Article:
At that time the standard settlement payoff was $5,000, but that was only if the woman was lying. That was about half the cases, the ones with the typical scenario: Woman gets fired, woman makes sexual harassment claim, company settles to avoid publicity. In the cases where the guys were guilty, the payoff could go sky-high—there was actually an informal scale of sleaziness depending on whether touching was involved, whether there was outright coercion or sexual blackmail, and whether it was a romantic affair or not. Just a single episode of oral sex could jack that payment up to $50,000—that’s how scared they were then, so I can imagine what it’s like now.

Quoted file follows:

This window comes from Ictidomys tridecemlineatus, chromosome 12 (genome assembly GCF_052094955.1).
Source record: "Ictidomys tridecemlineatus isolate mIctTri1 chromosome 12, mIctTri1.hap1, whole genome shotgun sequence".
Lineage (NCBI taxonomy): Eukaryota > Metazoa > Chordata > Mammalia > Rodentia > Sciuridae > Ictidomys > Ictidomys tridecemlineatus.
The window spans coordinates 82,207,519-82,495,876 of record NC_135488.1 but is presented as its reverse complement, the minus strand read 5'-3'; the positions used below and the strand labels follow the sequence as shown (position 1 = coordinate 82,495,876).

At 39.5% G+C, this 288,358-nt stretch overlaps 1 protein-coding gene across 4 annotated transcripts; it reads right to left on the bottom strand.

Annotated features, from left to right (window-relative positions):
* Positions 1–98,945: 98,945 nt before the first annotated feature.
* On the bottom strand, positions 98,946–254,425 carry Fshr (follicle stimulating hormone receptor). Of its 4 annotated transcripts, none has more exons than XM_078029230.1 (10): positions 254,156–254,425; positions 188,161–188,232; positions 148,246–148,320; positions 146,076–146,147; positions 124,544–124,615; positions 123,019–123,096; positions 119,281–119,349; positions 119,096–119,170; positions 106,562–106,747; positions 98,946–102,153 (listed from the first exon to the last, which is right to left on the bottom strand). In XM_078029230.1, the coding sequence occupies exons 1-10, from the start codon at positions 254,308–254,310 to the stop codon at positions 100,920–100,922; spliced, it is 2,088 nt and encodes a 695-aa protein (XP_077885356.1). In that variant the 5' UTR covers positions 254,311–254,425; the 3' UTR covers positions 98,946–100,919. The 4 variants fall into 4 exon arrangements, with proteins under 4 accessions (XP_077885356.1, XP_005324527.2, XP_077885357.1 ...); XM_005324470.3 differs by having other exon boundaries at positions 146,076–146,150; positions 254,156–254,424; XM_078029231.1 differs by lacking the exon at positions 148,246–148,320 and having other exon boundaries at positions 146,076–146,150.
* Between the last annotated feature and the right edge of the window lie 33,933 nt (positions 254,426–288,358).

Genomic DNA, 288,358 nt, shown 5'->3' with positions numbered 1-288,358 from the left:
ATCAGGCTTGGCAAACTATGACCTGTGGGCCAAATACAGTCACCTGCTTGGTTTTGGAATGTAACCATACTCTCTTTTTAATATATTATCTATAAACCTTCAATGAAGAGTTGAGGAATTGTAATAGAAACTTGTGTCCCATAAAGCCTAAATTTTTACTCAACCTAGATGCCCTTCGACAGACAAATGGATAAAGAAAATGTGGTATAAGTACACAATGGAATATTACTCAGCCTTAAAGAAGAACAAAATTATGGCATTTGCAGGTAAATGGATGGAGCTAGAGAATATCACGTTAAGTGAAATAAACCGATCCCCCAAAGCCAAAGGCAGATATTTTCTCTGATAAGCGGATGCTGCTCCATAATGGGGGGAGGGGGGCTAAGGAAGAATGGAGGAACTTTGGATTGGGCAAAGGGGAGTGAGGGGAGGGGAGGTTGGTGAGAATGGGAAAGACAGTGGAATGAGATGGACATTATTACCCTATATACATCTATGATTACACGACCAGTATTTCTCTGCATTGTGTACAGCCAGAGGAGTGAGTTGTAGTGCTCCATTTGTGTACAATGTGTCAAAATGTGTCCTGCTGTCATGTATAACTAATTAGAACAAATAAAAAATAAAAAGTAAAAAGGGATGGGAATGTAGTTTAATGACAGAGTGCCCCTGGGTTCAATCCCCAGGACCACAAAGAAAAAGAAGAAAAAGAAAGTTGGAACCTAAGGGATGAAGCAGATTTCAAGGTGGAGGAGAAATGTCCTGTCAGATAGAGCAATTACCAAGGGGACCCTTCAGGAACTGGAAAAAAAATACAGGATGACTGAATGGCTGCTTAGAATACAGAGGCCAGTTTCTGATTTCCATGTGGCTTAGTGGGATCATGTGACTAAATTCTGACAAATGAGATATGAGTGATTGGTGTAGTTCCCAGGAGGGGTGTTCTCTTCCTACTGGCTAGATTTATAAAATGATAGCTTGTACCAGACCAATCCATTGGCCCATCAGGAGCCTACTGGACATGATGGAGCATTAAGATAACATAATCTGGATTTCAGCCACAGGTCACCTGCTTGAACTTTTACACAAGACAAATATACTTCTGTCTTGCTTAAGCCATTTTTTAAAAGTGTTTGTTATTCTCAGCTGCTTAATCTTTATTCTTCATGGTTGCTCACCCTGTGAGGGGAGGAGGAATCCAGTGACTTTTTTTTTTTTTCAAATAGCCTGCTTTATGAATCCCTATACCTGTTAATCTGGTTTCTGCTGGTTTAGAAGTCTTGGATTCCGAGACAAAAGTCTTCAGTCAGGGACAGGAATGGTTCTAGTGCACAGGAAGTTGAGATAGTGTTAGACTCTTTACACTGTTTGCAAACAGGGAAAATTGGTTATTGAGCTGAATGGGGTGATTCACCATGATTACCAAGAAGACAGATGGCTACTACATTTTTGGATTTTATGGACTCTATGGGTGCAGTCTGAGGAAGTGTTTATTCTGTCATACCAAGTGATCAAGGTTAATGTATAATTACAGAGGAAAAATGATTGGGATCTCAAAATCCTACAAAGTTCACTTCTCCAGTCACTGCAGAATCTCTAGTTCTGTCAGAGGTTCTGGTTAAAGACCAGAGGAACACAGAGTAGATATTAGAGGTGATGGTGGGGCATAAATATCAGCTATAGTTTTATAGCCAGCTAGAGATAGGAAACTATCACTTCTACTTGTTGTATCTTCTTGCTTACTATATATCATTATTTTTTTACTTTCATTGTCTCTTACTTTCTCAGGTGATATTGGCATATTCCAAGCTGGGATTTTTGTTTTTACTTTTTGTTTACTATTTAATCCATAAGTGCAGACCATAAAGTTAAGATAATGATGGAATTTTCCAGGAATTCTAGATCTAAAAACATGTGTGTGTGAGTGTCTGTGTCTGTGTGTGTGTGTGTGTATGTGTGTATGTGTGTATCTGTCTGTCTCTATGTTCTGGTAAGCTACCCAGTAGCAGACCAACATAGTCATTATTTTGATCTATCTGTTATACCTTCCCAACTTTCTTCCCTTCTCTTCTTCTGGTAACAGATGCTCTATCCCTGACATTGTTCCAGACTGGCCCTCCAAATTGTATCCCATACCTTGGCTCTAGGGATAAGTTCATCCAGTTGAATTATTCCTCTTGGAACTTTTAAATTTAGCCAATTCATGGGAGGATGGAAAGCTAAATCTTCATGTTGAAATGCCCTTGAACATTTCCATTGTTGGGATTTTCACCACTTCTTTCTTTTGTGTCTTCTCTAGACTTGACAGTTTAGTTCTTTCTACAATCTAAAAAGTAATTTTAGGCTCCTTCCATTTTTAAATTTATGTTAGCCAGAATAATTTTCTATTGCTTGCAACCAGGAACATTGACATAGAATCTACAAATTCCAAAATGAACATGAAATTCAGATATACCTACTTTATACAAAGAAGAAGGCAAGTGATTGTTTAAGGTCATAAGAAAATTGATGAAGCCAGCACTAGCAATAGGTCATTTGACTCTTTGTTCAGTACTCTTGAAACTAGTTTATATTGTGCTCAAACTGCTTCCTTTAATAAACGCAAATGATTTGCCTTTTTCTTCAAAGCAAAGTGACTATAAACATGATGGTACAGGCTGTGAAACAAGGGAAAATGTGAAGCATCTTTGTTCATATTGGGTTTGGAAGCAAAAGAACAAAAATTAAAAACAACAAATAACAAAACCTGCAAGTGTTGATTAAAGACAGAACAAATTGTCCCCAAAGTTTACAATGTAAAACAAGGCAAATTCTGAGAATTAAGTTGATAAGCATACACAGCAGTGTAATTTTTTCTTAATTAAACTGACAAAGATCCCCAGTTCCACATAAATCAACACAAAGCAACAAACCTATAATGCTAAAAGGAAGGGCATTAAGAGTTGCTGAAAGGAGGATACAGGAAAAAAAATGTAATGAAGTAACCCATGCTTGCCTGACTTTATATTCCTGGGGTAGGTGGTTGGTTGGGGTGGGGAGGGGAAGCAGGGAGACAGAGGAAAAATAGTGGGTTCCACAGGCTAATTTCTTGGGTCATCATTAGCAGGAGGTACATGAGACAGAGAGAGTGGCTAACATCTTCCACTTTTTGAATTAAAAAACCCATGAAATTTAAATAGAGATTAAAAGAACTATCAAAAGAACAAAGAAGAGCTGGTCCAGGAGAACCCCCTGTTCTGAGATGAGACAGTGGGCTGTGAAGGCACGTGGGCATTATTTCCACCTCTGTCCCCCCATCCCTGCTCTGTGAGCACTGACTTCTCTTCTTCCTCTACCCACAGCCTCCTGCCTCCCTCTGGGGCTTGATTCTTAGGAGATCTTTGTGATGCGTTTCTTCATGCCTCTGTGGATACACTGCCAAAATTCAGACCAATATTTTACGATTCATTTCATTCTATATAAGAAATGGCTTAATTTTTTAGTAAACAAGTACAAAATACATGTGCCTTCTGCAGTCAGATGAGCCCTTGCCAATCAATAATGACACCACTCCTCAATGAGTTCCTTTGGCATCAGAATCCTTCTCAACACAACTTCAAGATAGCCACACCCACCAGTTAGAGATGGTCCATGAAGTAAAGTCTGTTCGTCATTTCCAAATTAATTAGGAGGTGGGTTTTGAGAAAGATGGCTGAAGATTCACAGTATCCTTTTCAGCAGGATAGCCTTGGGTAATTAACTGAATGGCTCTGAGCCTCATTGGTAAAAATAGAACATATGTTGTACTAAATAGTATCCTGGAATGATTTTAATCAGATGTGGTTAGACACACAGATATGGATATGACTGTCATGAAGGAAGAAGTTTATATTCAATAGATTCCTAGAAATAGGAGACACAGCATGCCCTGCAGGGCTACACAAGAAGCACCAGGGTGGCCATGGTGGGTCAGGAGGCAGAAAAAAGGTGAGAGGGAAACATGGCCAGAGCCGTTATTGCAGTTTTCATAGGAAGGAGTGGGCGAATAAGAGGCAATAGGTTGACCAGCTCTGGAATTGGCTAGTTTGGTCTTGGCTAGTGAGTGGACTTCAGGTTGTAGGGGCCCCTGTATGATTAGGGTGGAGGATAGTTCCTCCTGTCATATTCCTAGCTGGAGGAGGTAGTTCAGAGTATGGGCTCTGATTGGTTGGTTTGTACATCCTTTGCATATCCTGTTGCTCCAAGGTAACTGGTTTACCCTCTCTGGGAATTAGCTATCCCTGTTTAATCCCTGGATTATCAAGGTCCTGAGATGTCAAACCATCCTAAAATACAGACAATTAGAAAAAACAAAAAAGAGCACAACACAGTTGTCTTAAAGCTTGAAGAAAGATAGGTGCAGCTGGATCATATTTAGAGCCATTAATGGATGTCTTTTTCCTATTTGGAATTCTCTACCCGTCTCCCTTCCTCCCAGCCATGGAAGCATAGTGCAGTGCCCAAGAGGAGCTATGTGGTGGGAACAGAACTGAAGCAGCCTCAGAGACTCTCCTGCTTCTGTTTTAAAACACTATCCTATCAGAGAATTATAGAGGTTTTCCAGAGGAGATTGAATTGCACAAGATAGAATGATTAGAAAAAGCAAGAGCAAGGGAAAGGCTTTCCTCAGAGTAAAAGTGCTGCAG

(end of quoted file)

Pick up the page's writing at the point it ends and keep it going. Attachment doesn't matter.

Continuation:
Anyhow, I showed my lawyer friend all the Silicon Valley casting couch stories published by the Times and asked her if any of them rose to the level of actual crimes, and she said nope. They didn’t even rise to the level of actionable civil suits. After all, these women weren’t employees, and the Times even went so far as to point out that the women got their funding from other venture capitalists, presumably some of whom were male. So it all amounts to women who are out there successfully raising millions of dollars but feel the need to publicly shame their fellow millionaires.